Gipsy is an old dog now. As we walk meditatively around the block it is hard to remember the days when she would chase balls endlessly and run three miles for every one I rode. However, I still have a lot to learn from her, the end-of-life lessons can be powerful. Recently I had a lesson in simplicity and seeing what is in front of my nose without undue emotion. An oft repeated lesson I have to admit.
It's May and I'm in England. The sun is shining brightly, the oak trees are out before the ash, which is hopeful (Oak before ash we're in for a splash, Ash before oak we're in for a soak), and the green fields here on my friend Pauhla's organic farm are full of healthy lambs. I am walking down the lane with Doug the Collie, who at 18 months old needs time out from his brother and sister and a little special attention to keep him on the track to being a good citizen.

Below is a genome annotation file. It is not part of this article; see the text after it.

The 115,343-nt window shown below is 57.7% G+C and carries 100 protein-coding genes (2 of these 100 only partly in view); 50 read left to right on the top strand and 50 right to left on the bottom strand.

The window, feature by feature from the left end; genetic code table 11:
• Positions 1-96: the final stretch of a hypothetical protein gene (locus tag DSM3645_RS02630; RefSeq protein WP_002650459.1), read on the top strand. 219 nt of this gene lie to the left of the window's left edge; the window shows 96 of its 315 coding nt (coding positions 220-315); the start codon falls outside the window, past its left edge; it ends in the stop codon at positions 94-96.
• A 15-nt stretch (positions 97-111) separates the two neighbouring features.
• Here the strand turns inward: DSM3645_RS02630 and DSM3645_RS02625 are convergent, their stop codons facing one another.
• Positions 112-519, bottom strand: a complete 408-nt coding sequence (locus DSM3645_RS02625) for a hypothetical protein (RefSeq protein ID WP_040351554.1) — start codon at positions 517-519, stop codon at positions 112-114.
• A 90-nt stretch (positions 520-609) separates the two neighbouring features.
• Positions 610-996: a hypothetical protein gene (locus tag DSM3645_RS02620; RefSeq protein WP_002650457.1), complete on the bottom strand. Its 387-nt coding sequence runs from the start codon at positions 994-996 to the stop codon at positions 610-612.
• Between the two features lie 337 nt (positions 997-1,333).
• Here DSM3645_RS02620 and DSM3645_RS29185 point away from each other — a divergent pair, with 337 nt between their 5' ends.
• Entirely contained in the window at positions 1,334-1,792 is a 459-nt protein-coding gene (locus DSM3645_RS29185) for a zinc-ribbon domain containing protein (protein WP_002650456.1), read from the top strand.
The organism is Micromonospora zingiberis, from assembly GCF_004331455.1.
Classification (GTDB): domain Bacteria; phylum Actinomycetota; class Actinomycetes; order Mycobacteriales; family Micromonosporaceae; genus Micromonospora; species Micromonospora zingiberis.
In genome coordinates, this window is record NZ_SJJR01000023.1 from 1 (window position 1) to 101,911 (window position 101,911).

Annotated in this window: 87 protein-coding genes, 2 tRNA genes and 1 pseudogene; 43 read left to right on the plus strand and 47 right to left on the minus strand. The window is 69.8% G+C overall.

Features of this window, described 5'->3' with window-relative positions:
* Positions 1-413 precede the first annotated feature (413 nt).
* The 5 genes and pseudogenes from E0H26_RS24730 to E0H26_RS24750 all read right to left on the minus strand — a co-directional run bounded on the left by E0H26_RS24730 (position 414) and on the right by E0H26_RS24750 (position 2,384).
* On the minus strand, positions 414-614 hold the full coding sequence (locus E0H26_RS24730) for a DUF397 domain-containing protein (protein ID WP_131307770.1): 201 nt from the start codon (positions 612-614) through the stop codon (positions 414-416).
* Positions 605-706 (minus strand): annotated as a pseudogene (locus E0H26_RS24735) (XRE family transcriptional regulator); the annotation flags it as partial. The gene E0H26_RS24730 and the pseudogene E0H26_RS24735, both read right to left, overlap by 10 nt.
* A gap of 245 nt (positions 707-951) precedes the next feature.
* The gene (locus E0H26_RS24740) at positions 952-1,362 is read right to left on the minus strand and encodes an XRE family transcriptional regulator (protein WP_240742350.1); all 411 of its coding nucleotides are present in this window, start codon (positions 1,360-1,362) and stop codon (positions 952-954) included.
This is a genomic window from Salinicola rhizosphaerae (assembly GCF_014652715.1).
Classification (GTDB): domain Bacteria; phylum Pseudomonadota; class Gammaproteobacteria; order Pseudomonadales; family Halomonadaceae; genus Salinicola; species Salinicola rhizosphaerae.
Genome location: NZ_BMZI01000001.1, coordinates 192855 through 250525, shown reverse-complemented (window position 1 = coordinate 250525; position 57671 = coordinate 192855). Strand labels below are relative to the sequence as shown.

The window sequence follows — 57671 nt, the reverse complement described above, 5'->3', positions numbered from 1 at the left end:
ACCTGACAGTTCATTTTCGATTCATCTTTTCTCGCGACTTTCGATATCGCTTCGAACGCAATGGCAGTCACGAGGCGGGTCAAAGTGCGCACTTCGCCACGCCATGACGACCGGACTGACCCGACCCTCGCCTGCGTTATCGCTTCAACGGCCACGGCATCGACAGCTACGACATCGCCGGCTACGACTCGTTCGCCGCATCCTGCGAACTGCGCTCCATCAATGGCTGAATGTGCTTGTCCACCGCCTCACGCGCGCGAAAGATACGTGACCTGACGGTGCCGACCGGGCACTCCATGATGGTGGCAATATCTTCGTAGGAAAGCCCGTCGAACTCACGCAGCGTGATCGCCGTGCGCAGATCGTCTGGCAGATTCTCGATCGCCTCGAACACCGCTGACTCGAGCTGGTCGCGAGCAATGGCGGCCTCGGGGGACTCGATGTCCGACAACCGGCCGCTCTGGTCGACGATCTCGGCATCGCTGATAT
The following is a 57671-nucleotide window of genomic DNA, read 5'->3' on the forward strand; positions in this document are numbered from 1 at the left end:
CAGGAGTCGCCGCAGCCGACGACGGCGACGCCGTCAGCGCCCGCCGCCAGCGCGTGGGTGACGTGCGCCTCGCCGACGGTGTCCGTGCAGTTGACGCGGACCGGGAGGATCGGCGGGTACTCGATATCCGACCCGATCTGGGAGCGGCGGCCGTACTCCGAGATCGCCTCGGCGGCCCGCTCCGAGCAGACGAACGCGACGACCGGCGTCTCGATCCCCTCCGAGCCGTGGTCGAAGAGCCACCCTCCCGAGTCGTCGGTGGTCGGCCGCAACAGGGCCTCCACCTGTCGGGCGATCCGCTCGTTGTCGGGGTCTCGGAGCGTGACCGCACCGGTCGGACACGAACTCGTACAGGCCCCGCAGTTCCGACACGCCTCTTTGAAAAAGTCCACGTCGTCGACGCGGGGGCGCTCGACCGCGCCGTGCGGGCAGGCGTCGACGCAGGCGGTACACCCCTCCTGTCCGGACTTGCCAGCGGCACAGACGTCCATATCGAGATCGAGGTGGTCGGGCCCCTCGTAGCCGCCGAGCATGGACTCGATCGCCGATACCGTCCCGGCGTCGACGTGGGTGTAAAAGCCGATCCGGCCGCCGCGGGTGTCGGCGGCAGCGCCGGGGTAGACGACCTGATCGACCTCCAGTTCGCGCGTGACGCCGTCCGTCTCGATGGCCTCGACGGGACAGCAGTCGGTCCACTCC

And on the Eighth Day!
I often mull over the fact that with our animals we play God, creating them in our own likeness: the nervous rider whose horse jumps at everything, the over-anxious dog owner whose dog is aggressive to strangers, the owner who is unhappy with their life so keeps finding non-existent problems in their horse, even the super-happy person with super-happy pet!…. For me one of the most important things animal owners can understand is how they affect their animals and how their own world view will affect what they see in their animals.